Title: James and Other Apes
Author: James Mollison
Rating Out of 5: 4.5 (Amazing, but not quite perfect)
My Bookshelves: Conservation, Photography
Dates read: 26th August 2019
Format: Coffee Table Book
5th sentence, 74th page: Kudel
Fifty great apes – chimpanzees, gorillas, orangutans and bonobos, our closest biological relatives – are featured in these portraits by James Mollison. Photographed over four years in ape sanctuaries in four continents, each ape is revealed as a unique character. With case note biographies, and introduced with a powerful and moving essay by Jane Goodall, this book celebrates the great apes – at a moment in time their survival is threatened.
This was such a beautiful book. Graphically speaking. The photographs were stunning. The intensity of the gazes as they starred out of the pages, unforgettable. It is one of those books that I won’t forget, and I’m so glad that I’ve now added this to my shelf. It was irreplaceably beautiful and spine tinglingly aware.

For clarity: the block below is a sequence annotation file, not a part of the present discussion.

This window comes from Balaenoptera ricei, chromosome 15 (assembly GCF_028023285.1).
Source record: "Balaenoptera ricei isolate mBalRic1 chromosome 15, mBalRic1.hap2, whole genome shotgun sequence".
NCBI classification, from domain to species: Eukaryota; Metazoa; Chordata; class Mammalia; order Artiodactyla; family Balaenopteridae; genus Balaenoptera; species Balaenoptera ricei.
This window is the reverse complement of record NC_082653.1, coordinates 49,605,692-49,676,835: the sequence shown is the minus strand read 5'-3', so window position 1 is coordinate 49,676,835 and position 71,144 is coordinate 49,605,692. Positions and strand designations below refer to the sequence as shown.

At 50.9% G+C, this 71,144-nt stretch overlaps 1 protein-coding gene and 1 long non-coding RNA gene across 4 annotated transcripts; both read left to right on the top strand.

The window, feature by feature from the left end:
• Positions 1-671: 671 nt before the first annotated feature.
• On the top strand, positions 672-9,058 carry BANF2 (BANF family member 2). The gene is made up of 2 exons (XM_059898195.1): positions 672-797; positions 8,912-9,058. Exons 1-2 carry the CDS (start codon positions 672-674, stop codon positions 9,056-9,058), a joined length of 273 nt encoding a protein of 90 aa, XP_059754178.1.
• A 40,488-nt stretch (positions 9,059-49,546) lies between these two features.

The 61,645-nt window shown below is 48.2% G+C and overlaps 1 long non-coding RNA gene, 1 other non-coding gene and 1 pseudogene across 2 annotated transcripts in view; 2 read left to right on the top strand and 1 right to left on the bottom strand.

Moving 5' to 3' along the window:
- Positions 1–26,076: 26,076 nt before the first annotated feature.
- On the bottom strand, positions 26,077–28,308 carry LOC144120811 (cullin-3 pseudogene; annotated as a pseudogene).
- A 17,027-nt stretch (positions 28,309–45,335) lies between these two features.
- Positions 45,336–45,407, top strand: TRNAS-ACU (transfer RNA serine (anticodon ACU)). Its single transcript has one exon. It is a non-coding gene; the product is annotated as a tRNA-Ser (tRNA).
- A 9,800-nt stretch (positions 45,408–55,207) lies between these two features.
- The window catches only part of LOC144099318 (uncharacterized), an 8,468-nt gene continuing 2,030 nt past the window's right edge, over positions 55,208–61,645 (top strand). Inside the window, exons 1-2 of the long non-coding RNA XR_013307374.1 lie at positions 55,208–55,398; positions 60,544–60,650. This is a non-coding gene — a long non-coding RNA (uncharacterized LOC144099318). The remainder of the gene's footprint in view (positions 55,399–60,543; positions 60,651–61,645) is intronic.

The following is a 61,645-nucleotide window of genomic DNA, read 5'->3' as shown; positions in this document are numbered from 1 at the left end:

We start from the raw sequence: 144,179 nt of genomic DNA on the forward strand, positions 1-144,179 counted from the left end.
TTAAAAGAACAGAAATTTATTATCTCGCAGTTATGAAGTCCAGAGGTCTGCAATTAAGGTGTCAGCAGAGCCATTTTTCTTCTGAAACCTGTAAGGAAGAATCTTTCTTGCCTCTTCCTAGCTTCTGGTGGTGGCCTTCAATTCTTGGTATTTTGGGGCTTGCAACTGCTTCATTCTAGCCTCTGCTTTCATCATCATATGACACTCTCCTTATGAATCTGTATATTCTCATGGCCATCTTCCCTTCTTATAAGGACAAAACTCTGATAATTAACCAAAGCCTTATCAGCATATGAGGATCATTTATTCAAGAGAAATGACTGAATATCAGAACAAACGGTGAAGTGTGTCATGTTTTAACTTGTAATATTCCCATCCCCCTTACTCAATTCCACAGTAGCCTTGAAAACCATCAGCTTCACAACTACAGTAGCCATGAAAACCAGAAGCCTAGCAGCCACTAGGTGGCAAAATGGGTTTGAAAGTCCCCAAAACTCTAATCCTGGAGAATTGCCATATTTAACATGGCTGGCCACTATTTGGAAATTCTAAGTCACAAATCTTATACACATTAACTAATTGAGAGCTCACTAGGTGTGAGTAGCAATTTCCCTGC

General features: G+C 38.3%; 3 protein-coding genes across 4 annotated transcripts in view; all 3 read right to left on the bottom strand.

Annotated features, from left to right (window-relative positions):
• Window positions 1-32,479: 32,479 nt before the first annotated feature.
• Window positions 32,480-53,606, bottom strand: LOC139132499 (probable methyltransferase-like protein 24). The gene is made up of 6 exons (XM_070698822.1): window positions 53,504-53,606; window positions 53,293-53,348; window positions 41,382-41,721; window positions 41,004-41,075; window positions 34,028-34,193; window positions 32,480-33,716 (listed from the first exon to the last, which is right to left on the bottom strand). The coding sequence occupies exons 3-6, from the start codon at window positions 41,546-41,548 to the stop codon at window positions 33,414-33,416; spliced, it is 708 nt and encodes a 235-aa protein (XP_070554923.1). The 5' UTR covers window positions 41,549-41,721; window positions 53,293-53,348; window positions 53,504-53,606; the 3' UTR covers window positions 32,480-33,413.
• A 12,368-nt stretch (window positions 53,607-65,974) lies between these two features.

I knew from the blurb and Jane Goodall’s introduction that this was a book that was supposed to highlight our differences to apes and make us realise that our similarities are undeniable. To almost humanise the plight of the big apes so that people will be less callous about their treatment of the environment and their homes. What I didn’t expect was the spine-tingling feeling I got as I flipped through the pages. I found that I was just sitting, there, starring entranced into the eyes of each of the individuals. Learning their names as I picked up their different nuances and personalities…
This is the sort of coffee table book that I’m going to annoy my friends with. The simplicity and beauty of the pictures and the brief biographies about each ape in the back make it accessible to everyone. And it is a great way to highlight how important it is to conserve and nurture our environment. Instead of using it for our own means.
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